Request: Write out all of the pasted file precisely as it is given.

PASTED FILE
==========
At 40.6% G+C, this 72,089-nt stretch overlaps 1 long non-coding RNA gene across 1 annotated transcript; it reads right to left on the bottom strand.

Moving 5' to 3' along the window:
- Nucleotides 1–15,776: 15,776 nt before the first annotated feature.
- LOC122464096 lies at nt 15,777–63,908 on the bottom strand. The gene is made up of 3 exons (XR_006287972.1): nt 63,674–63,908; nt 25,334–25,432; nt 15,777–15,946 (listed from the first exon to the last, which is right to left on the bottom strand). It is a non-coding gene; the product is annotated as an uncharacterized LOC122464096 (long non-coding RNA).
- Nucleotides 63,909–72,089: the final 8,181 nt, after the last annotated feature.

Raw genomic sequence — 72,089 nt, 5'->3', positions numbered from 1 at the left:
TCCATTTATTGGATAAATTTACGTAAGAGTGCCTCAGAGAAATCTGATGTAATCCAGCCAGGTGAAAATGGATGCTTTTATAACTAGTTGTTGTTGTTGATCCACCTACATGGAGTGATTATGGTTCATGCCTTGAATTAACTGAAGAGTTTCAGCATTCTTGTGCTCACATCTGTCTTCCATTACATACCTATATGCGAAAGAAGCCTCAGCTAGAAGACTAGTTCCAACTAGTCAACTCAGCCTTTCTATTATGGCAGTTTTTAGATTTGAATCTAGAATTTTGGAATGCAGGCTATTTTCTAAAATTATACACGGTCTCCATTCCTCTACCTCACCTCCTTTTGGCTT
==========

At 40.6% G+C, this 72,089-nt stretch overlaps 1 long non-coding RNA gene across 1 annotated transcript; it reads right to left on the bottom strand.

Moving 5' to 3' along the window:
- Nucleotides 1–15,776: 15,776 nt before the first annotated feature.
- LOC122464096 lies at nt 15,777–63,908 on the bottom strand. The gene is made up of 3 exons (XR_006287972.1): nt 63,674–63,908; nt 25,334–25,432; nt 15,777–15,946 (listed from the first exon to the last, which is right to left on the bottom strand). It is a non-coding gene; the product is annotated as an uncharacterized LOC122464096 (long non-coding RNA).
- Nucleotides 63,909–72,089: the final 8,181 nt, after the last annotated feature.

Raw genomic sequence — 72,089 nt, 5'->3', positions numbered from 1 at the left:
TCCATTTATTGGATAAATTTACGTAAGAGTGCCTCAGAGAAATCTGATGTAATCCAGCCAGGTGAAAATGGATGCTTTTATAACTAGTTGTTGTTGTTGATCCACCTACATGGAGTGATTATGGTTCATGCCTTGAATTAACTGAAGAGTTTCAGCATTCTTGTGCTCACATCTGTCTTCCATTACATACCTATATGCGAAAGAAGCCTCAGCTAGAAGACTAGTTCCAACTAGTCAACTCAGCCTTTCTATTATGGCAGTTTTTAGATTTGAATCTAGAATTTTGGAATGCAGGCTATTTTCTAAAATTATACACGGTCTCCATTCCTCTACCTCACCTCCTTTTGGCTT